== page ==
• ITVI.USA
    15,868.670
    8.820
    0.1%
  • OTLT.USA
    2.774
    0.001
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  • OTRI.USA
    21.470
    0.010
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  • OTVI.USA
    15,873.680
    8.980
    0.1%
  • TSTOPVRPM.CHIATL
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  • TSTOPVRPM.PHLCHI
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  • TSTOPVRPM.DALLAX
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  • TSTOPVRPM.LAXDAL
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  • TSTOPVRPM.LAXSEA
    3.860
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  • TSTOPVRPM.ATLPHL
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  • WAIT.USA
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  • ITVI.USA
    15,868.670
    8.820
    0.1%
  • OTLT.USA
    2.774
    0.001
    0%
  • OTRI.USA
    21.470
    0.010
    0%
  • OTVI.USA
    15,873.680
    8.980
    0.1%
  • TSTOPVRPM.CHIATL
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    -0.660
    -18.2%
  • TSTOPVRPM.PHLCHI
    2.100
    -0.250
    -10.6%
  • TSTOPVRPM.DALLAX
    1.610
    0.250
    18.4%
  • TSTOPVRPM.LAXDAL
    3.340
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  • TSTOPVRPM.LAXSEA
    3.860
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  • TSTOPVRPM.ATLPHL
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  • WAIT.USA
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    -2.000
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American Shipper

N.Y.-N.J. Port Authority acquires lease, plans container terminal

N.Y.-N.J. Port Authority acquires lease, plans container terminal

The Port Authority of New York and New Jersey said Thursday it has bought out the lease of Northeast Auto Terminal (NEAT) and plans to use the 119 acres to build a new container terminal.

   The property is in Bayonne and Jersey City, N.J., and comprises two parcels totaling 119 acres — 75 acres on the Port Jersey Channel, which the port authority plans to dredge to 50 feet by 2012, and another parcel next to the Greenville railyard.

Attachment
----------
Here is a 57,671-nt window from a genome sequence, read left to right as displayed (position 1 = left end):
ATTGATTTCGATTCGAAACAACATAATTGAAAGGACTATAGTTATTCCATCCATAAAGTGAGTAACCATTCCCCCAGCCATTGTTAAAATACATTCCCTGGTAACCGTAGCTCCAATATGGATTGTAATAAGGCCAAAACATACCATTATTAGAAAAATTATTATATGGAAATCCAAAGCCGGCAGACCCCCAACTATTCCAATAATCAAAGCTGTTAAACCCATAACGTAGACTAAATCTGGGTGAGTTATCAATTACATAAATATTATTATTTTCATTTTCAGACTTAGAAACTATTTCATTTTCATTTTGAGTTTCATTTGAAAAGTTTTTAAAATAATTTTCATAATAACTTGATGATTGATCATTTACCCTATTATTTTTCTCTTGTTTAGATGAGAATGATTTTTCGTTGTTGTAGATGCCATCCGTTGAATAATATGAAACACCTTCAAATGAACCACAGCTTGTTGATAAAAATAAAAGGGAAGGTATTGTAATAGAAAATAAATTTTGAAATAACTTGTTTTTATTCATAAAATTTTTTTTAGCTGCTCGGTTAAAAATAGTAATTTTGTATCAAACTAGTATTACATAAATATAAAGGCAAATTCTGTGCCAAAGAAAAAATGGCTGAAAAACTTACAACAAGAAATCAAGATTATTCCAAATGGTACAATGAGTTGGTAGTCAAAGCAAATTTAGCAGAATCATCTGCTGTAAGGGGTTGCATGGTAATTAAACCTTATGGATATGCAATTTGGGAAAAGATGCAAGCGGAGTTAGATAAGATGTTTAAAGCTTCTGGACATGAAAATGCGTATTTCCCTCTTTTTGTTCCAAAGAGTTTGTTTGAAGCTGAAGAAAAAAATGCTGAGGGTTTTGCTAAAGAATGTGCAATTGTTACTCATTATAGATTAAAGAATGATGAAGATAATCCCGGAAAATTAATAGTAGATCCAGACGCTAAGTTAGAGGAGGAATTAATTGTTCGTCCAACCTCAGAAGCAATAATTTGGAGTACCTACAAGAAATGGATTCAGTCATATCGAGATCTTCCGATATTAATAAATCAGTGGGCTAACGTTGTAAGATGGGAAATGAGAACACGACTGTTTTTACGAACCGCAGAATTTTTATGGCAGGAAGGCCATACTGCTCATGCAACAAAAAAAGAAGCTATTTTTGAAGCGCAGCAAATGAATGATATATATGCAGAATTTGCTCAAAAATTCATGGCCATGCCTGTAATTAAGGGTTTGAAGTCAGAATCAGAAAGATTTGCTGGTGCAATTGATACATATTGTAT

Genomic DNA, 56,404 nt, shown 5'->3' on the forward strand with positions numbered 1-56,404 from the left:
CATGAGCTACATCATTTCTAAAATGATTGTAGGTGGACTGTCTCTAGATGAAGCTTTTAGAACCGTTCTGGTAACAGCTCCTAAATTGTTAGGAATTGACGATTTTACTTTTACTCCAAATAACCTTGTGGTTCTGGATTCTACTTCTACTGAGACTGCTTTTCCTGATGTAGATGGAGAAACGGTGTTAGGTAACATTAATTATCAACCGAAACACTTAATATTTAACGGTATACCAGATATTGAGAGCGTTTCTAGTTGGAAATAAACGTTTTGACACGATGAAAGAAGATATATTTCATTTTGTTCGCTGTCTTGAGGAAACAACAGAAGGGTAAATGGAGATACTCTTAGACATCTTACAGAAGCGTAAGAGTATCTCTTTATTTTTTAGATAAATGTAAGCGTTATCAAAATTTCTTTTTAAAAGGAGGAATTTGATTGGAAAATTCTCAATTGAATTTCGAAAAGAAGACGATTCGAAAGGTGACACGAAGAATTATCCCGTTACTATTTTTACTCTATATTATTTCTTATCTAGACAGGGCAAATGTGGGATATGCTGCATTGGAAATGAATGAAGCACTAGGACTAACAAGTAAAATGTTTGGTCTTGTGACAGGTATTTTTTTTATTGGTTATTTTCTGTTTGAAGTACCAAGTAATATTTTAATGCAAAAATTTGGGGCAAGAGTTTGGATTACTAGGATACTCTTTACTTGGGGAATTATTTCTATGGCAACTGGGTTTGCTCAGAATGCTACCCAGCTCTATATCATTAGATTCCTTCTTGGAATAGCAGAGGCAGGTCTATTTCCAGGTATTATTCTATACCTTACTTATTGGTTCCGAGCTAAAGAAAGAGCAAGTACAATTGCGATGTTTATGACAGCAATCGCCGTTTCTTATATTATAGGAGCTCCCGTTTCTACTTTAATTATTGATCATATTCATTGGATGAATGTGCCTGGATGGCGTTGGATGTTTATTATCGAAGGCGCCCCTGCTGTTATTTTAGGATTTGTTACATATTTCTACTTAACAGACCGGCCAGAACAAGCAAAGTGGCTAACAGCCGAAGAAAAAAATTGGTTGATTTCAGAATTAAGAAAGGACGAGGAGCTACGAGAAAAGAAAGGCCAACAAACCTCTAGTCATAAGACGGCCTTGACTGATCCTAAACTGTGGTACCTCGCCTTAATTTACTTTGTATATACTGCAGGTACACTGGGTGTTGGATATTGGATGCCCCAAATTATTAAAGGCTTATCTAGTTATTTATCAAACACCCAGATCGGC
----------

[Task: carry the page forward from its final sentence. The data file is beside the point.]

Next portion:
Port officials said they did not know how quickly the facility will be turned into a container terminal or who would run it. NEAT’s lease will expire in November. Customers include Mazda and BMW, which has a processing center nearby.

   Port Commerce Director Richard M. Larrabee said a rule of thumb is that each existing acre of terminal space in the port can handle about 5,000 containers, so the terminal might handle around 375,000 boxes. But, he noted a new company might want to use rail-mounted yard cranes that could substantially ramp up capacity.

   In addition to deep water, the new terminal, like Global Marine Terminal, could have a major advantage over the biggest container facilities in the port. That’s because it would be reachable by ships without having to sail beneath the Bayonne Bridge. Air draft restrictions created by the 77-year-old span is an impediment to very large containers calling at other marine terminals in Newark and Elizabeth, N.J., and Staten Island.

   The agency paid $60 million to acquire the lease on the land, which is adjacent to the privately owned Global Marine Terminal. By having two separate users of the channel, the State of New Jersey will avoid having to contribute $3 million per year, or a total of $150 million over the next 50 years, to the dredging of the channel and the federal government will pay the difference. ' Chris Dupin

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